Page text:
Boise State Senior
40: 4.55 (estimated)
An active defender when he's coming up to defend the run with nice speed. Will throw his weight around and does a good job cutting a runner's legs in space. Does a good job working in medium zones, showing some ball skills to jump routes and break up pass. Does a good job keeping things in front of him when working in coverage.
Undersized tackler that struggles to bring down NFL-caliber backs and receivers. Ducks his head too often and doesn't break down consistently. Will take poor angles to the ball and whiffs on stops on occasion. Has limited speed and range to make plays in centerfield and doesn't have the hips or burst to match up well in man coverage.
Johnson is a smart defender that will make some plays, and doesn't usually give up the big play. But his main issue is his lack of size and how limited he'll be at the next level in run support despite playing with toughness. He is a good special teams player and that will be his chief value to whatever NFL team drafts him. Led the team in tackles each of the past three years that he was a full-time starter. Best year was a junior where he had 91 tackles, 6 pass breakups, and 4 interceptions. Combined for 326 tackles, 12 for loss, 25 pass breakups, 8 interceptions, 3 forced fumbles, and 6 recoveries during his career at Boise State. Also blocked 2 kicks in his career. His listed weight was closer to 195 pounds, and he has seemingly bulked up for the East-West Shrine game where he weighed in at 210 pounds.
Johnson can stick in the pros because he can come in right away and contribute on special teams, and he has enough smarts and toughness that eventually he could be work his way into a starting lineup. But he'll be limited, and while he plays strong safety for Boise State, he is probably better moving to free safety and playing in a scheme that will put him in a lot of Cover-2. He was a playmaker in college, but he'll struggle to do that reliably at the next level. The hope is that once he gets more comfortable in coverage, gets bigger and stronger vs. the run. But he's not going to be trusted guy, and will be more of a stopgap guy. Four or five years down the road, I could see Johnson being an NFL starter, but he wouldn't any better in that role than someone like Erik Coleman.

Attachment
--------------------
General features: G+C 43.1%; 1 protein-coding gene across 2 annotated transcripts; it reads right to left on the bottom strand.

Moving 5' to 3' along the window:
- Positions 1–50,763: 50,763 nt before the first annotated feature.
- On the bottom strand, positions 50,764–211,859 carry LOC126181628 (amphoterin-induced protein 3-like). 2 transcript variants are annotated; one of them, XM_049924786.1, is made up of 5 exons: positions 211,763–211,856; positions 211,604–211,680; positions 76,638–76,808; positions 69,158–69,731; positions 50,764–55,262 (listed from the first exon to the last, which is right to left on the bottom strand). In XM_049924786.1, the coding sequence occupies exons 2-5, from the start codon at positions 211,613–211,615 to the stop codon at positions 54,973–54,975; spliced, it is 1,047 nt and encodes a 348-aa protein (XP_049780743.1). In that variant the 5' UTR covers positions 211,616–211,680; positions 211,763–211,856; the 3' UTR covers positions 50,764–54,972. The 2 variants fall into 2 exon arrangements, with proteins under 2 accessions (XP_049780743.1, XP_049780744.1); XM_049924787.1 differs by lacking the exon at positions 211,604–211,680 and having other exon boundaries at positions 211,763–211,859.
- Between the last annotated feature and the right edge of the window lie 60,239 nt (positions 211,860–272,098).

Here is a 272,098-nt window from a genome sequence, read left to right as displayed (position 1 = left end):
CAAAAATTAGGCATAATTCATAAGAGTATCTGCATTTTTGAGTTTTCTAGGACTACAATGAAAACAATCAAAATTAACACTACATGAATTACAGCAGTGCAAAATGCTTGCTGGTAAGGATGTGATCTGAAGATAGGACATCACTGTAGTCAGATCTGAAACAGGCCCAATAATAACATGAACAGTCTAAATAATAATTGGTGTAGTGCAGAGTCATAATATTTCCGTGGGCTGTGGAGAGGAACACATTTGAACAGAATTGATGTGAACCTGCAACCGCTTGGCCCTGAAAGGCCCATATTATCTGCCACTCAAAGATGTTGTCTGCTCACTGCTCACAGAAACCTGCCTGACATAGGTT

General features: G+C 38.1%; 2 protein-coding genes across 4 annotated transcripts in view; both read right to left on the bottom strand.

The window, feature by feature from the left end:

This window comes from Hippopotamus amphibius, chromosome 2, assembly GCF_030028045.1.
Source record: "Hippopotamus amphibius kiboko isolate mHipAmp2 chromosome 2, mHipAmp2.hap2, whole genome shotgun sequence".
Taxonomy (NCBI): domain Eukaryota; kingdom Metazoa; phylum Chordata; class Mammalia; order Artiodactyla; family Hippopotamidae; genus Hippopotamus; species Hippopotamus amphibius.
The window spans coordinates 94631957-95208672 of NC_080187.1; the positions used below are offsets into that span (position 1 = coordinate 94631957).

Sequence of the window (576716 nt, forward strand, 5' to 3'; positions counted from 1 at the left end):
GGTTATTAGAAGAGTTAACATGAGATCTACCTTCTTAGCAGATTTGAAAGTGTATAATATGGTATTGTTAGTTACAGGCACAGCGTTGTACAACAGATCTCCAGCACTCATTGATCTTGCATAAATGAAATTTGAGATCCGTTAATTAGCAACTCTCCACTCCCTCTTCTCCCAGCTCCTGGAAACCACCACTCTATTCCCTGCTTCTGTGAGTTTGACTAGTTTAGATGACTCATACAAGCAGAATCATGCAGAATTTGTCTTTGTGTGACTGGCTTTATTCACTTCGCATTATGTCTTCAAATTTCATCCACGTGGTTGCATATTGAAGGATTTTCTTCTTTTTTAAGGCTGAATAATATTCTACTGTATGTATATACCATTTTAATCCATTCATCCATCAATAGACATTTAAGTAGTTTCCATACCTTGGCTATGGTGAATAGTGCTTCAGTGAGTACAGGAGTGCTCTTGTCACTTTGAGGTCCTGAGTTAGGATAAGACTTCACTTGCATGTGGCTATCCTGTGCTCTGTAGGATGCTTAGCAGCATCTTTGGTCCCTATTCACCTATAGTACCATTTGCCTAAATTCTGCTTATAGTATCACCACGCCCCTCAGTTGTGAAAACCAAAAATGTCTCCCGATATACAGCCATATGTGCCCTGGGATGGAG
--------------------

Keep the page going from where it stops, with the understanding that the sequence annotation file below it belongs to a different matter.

Johnson has the ability to fill in a niche similar to Erik Coleman in his ability to potentially play both safety spots. But he'd be a reserve here in Atlanta and is not quite a candidate to think he'd be a good option to start down the road. His value would be on special teams where he could be a very good player. He'd likely serve primarily as DeCoud's backup at free safety, but doesn't bring anything more to the table than him, and would struggle to win a competition between the two.
For a team looking for a versatile reserve prospect that can play special teams and be a nice backup, he'd make a nice fifth or sixth round pick. He has some upside to be a starter down the road, but he'll be limited in such a role. Teams should target him for depth instead, and hope that three or so years down the line he can push and compete for a role.
1-poor, 2-weak, 3-above average, 4-very good, 5-elite
BALL SKILLS: 3.0
"Vincere scis, Hannibal, victoria uti nescis" -- Maharbal, 216 B.C.E.